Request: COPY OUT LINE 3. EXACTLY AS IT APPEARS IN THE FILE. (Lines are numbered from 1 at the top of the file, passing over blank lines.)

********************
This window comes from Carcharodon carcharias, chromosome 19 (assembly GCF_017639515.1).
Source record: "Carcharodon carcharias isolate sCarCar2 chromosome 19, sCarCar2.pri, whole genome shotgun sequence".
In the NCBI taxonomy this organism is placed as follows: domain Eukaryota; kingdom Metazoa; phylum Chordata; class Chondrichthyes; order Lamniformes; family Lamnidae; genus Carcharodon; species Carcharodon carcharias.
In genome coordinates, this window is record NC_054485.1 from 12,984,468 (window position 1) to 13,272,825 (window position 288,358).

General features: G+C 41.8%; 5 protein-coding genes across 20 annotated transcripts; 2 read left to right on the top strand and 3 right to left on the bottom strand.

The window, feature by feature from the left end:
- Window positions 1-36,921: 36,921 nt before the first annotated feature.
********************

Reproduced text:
In the NCBI taxonomy this organism is placed as follows: domain Eukaryota; kingdom Metazoa; phylum Chordata; class Chondrichthyes; order Lamniformes; family Lamnidae; genus Carcharodon; species Carcharodon carcharias.